The festival of colours – Holi

Colours of Holi

Holi – The colour festival

Holi, the festival of colors, is one of the important festivals of India, including Navaratri, Diwali and Eid.

People celebrating Holi
People celebrating Holi
Holi is a very popular festival of colours of Hindus. It is celebrated on the last full moon day of lunar month Phalguna. This festival marks the onset of hindi new year.
This is a festival of colour, joy and love. Entire country wears a festive look during holi celebrations. Holi also coincides with end of harvesting season and this is reason for cheer for farmers. It also marks the arrival of spring.
Colours of Holi
Colours of Holi
 
On the roadside one can find stalls selling gulal, abir and pichkaris. Food preparations also begin many days in advance with assemblage of gujia, papad, kanji and various other snacks like malpua, mathri, dahi bondas,and puran poli which are served to the guests.
Though the festival begins many days in advance with Holi milan and musical soirees where songs related to holi is sung some classical one like aaj biraj mein holi re rasiye” is popular from generations. 
Holika dahan
Holika dahan
 
A day before holi, ‘Holika dahan’ or Chhoti holi is celebrated. In this bone fire is lit on the street corner. This is celebrated in the memory of miraculous escape of Prahlad when Holika carried him in to the fire. In South India, this day celebrated as Kama Dahnam.
The next day is celebrated as Dhulendi or Dhulheti or Parva. On this day people get crazy and wacky, they throw colour and coloured water on each other. After fun filled exciting day evening is spend in sobriety where people meet friends and relatives and exchange sweets and festive greetings.

Legends associated with this festival

One of the most popular legend is of Prahlad. There was a cruel demon Hiranyakashyap. He wanted to conquer the world and wanted to be worshiped by every one. His son Prahlad was devotee of Lord Vishnu. Hiranyakashyap did not like this but Prahlad was unmoved in his devotion. So Hiranyakashyap decided to kill Prahlad. He tried to get snake to crush Prahlad but, Prahlad prayed to lord Vishnu and was saved. Then Hiranyakashyap tried to throw him from a cliff but again Prahlad escaped. Finally Hiranyakashyap called his sister Holika to kill Prahlad. Holika was granted a boon that fire would not destroy her. She decided to take Prahlad in lap and sit on a burning pyre.

As the flame engulfed them Prahlad called aloud for Lord Vishnu’s help. To every body’s surprise, the fire slowly consumed Holika and she was burned to death. Prahlad emerged safe and sound.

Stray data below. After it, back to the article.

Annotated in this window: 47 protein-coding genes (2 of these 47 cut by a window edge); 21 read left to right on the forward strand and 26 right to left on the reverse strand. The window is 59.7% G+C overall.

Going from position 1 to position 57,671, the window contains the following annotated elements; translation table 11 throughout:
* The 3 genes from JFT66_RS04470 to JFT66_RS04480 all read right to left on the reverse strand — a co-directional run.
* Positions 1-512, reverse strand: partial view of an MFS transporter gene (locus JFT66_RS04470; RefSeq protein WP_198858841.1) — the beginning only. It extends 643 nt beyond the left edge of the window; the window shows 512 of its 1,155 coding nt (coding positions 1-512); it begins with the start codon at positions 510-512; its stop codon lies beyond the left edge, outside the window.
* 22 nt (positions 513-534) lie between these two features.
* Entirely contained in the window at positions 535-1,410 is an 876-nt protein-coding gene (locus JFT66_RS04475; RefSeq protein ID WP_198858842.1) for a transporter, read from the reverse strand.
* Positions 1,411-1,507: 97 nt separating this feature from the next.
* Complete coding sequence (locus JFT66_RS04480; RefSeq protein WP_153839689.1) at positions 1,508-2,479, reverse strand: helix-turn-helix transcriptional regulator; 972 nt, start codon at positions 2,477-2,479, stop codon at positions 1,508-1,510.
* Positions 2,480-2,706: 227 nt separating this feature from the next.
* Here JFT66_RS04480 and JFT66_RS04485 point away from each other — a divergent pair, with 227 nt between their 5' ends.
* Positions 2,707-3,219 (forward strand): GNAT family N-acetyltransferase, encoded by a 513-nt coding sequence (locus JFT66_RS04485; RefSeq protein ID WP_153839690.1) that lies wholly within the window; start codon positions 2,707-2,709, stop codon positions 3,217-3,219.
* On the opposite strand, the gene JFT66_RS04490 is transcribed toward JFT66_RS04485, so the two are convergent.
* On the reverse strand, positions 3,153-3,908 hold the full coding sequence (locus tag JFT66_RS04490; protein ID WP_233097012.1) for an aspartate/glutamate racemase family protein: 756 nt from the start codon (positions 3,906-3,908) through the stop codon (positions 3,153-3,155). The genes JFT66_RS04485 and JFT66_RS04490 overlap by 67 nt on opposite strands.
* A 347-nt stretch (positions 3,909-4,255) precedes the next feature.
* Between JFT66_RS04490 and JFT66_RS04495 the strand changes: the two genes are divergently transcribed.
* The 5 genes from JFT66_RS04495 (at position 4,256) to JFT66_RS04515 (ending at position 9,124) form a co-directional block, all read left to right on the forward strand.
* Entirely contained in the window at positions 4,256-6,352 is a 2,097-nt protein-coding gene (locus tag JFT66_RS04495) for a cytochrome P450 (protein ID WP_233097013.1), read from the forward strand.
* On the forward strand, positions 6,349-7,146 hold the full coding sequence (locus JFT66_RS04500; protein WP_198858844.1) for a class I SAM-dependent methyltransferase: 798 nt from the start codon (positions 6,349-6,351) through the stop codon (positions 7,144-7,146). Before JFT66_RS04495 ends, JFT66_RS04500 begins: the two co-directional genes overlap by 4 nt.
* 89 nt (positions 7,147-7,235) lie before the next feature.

Holika and Prahalad
Holika and Prahalad
Hiranyakashyap was later killed by Narsingh avatar of lord Vishnu, one of the dashavatara.

The myth of Kamadeva

 
There is another story from South India. There people worship Kamadeva as God of love and passion. According to this legend Kamdev shot his powerful love arrow on Lord Shiv to revoke his interest in worldly affair in the interest of earth. Lord Shiv was enraged as he was in deep meditation and opened his third eye which reduces Kamadeva into ashes . Though later on the request of Rati Kamdev’s wife Shiv was pleased to restore him back.

The legend of Radha-Shri Krishna

Holi is also celebrated in memory of the immortal love of Shri Krishna and Radha. Krishna, in his childhood, would complain to his mother Yashoda about why Radha was so fair and he so dark (There is a popular song from hindi movies on this – Yashomati maiyaa se bole nandlala, sung by Lata Mangeshkar). Yashoda advised him to apply colour on Radha’s face and see how her complexion would change. One of the Shri Krishna’s prank was to throw colored powder all over the gopis. So at Holi, images of Krishna and his consort Radha are often carried through the streets. Holi is celebrated with eclat in the villages around Mathura, the birth-place of Krishna.

This festival marks the hindu new year.

The festival of Saraswati Puja

Sarawati Puja festival

The festival of Saraswati Puja

Saraswati Puja or Vasant Panchami is the festival of scholars. On this day, goddess Saraswati is worshipped. She is considered to be the goddess of knowledge, art and music.

Sarawati Puja festival
Sarawati Puja festival

She holds the veena ( a musical instrument) and also referred as Veena Vadini. This festival in india follows the another important festival – Makar Sankranti.

 

Goddess Saraswati with Veena
Veena Vadini

Vasant Panchami marks the onset of spring season. It is celebrated every year on the fifth day of the Indian month of Magh. In southern part of India, this festival falls on navaratri. This festival is followed by another major festival – Holi.

It is believed that on this day goddess Saraswati was born on this day. Saraswati is the hindu goddess of knowledge, music, arts and science. She is the companion of Brahma, also revered as his Shakti (power). It was with her knowledge, that Brahma created the universe.This festival is celebrated in temples, homes schools, colleges and educational institutions. Goddess Sarawati’s favourite colour is white. She is seen as the serene Goddess wearing a crescent moon on her brow riding a swan or seated on a lotus flower.